Bessarabia (bĕsərā´bēə), historic region, c.17,600 sq mi (45,600 sq km), largely in Moldova and Ukraine. It is bounded by the Dniester River on the north and east, the Prut on the west, and the Danube and the Black Sea on the south. Consisting mainly of a hilly plain with flat steppes, it is an extremely fertile agricultural area, especially for wine grapes, fruits, corn, wheat, tobacco, sugar beets, and sunflowers. Dairy cattle and sheep raising are also important. Agricultural processing is the chief industry. There are some stone quarries and lignite deposits. Bessarabia's leading cities are Chişinău and Tiraspol in Moldova and Izmayil and Bilhorod-Dnistrovskyy in Ukraine. The population consists of Moldovans (about two thirds), Ukrainians, Russians, Jews, and Bulgarians. As the gateway from Russia into the Danube valley, Bessarabia has been an invasion route from Asia to Europe. Greek colonies were planted on the Black Sea coast of Bessarabia as early as the 7th cent. BC The region was later part of Roman Dacia, but after the 4th cent. AD it was subject to incursions by Goths, Huns, Avars, and Magyars. Slavs first settled in Bessarabia in the 7th cent. in the midst of these incursions. From the 9th to the 11th cent., the area was part of Kievan Rus, and in the 12th cent. it belonged to the duchy of Halych-Volhynia. Cumans and later Mongols overran Bessarabia; after the latter withdrew it was included (1367) in the newly established principality of Moldavia. The region probably derives its name from the Walachian princely family of Bassarab, which once ruled S Bessarabia. In 1513 the Turks and their vassals, the khans of the Crimean Tatars, conquered Bessarabia. After the Russo-Turkish wars, the region was ceded to Russia by the Treaty of Bucharest (1812). The Crimean War resulted (1856) in Russia's cession of S Bessarabia to Moldavia; but the Congress of Berlin (1878) returned the district to Russia. After the Bolshevik Revolution (1917) the anti-Soviet national council of Bessarabia proclaimed the region an autonomous republic; however, in 1918, Bessarabia renounced all ties with Soviet Russia and declared itself an independent Moldovan republic, later voting for union with Romania. Although the Treaty of Paris (1920) recognized the union, Russia never accepted it. In 1940 Romania was forced to cede Bessarabia to the USSR; the Romanian peace treaty of 1947 confirmed Bessarabia as part of the USSR. The larger part of the region was merged with the Moldavian Autonomous Soviet Socialist Republic to form the Moldavian SSR (now Moldova); the southern and northern sections, with a predominantly Ukrainian-speaking population, were incorporated into Ukraine.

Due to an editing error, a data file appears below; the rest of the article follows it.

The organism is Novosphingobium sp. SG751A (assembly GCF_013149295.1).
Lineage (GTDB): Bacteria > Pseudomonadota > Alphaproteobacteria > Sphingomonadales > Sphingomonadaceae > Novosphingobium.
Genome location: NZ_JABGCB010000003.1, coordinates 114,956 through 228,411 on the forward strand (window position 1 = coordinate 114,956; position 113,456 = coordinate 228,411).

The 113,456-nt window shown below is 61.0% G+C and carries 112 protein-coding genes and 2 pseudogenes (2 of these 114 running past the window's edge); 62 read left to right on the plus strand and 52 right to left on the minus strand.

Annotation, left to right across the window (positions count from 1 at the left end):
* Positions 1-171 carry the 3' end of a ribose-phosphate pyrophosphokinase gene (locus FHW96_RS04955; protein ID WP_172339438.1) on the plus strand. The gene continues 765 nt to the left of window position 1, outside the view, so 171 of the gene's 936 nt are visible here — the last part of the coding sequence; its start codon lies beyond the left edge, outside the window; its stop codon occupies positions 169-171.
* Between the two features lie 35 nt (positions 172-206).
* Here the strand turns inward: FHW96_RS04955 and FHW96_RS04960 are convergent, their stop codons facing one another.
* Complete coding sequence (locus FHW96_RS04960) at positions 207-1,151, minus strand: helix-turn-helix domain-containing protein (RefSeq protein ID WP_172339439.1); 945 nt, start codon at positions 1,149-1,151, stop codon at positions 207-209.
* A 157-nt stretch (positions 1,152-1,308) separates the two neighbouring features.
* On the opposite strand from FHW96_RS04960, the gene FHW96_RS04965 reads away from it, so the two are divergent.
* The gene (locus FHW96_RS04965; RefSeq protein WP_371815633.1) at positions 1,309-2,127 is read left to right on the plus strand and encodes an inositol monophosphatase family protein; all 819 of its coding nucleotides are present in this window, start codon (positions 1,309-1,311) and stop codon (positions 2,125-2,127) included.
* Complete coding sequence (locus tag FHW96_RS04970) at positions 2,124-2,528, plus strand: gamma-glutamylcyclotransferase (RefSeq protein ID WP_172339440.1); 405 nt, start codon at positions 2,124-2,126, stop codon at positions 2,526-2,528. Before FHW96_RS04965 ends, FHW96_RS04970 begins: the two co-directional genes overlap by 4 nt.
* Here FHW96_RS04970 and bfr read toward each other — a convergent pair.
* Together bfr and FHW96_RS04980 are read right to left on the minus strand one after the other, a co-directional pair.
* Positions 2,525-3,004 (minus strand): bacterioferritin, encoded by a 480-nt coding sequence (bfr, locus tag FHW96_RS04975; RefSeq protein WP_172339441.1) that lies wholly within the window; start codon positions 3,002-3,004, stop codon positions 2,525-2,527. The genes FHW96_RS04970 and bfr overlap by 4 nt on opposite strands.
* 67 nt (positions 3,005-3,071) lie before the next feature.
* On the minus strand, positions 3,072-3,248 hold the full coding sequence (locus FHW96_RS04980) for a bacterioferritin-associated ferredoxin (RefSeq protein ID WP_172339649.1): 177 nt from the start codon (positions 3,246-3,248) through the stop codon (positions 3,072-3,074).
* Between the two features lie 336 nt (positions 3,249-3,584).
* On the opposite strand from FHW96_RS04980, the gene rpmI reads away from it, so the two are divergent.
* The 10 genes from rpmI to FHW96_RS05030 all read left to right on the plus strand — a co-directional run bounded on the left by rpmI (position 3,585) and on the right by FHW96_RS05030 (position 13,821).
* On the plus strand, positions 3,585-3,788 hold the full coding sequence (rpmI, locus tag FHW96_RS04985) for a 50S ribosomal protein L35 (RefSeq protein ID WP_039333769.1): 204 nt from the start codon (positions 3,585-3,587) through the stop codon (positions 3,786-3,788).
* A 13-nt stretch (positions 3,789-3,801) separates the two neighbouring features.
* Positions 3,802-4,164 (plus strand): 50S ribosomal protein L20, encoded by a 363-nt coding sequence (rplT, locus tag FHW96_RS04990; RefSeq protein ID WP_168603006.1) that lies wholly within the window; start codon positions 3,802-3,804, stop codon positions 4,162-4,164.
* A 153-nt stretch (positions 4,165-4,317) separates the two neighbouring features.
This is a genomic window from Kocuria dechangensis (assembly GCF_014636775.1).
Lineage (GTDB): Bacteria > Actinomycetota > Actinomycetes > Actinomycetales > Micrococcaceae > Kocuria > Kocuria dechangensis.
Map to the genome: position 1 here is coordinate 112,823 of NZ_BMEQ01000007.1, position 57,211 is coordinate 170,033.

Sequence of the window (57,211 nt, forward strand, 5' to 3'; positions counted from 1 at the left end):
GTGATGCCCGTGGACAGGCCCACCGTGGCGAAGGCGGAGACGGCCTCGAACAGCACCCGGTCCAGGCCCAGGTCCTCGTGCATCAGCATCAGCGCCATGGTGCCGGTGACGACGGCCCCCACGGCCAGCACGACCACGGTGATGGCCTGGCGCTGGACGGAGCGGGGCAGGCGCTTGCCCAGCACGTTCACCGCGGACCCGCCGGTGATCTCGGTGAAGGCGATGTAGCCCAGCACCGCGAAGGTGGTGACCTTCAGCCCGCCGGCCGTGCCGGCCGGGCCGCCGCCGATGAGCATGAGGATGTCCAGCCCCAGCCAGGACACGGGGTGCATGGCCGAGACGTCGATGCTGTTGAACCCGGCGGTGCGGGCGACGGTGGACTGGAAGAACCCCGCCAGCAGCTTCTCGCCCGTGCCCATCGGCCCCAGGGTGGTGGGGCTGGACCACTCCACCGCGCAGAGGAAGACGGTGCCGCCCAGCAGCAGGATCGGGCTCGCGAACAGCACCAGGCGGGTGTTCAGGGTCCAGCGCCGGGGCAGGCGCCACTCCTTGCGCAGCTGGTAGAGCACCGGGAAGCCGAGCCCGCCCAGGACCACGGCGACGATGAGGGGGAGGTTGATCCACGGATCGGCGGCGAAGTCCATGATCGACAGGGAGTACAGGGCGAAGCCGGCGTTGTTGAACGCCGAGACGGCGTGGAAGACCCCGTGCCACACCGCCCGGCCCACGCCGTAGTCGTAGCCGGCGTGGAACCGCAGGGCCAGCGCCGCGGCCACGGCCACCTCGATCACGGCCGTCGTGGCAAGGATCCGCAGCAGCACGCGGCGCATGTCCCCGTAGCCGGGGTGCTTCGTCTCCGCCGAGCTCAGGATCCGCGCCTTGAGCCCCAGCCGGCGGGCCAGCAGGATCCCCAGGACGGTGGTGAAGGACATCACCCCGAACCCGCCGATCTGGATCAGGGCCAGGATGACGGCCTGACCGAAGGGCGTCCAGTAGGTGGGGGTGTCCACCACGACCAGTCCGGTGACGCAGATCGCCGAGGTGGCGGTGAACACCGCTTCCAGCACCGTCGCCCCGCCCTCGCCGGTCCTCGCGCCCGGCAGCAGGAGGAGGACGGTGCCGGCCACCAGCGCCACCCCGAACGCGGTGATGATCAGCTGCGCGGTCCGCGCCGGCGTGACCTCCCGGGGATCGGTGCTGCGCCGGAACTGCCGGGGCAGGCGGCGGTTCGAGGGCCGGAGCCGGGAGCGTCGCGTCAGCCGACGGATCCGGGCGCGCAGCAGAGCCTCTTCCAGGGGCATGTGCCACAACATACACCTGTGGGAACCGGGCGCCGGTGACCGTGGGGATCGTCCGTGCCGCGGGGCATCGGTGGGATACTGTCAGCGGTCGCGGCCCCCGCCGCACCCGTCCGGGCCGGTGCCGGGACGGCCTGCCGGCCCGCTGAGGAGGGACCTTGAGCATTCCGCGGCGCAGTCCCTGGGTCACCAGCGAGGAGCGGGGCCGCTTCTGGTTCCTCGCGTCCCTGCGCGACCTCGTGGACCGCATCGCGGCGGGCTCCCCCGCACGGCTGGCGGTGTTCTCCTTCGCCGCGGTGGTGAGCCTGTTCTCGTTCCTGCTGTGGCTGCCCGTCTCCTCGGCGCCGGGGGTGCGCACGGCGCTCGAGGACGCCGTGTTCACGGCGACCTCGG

"Bessarabia." The Columbia Encyclopedia, 6th ed.. . Encyclopedia.com. (July 11, 2018). http://www.encyclopedia.com/reference/encyclopedias-almanacs-transcripts-and-maps/bessarabia
"Bessarabia." The Columbia Encyclopedia, 6th ed.. . Retrieved July 11, 2018 from Encyclopedia.com: http://www.encyclopedia.com/reference/encyclopedias-almanacs-transcripts-and-maps/bessarabia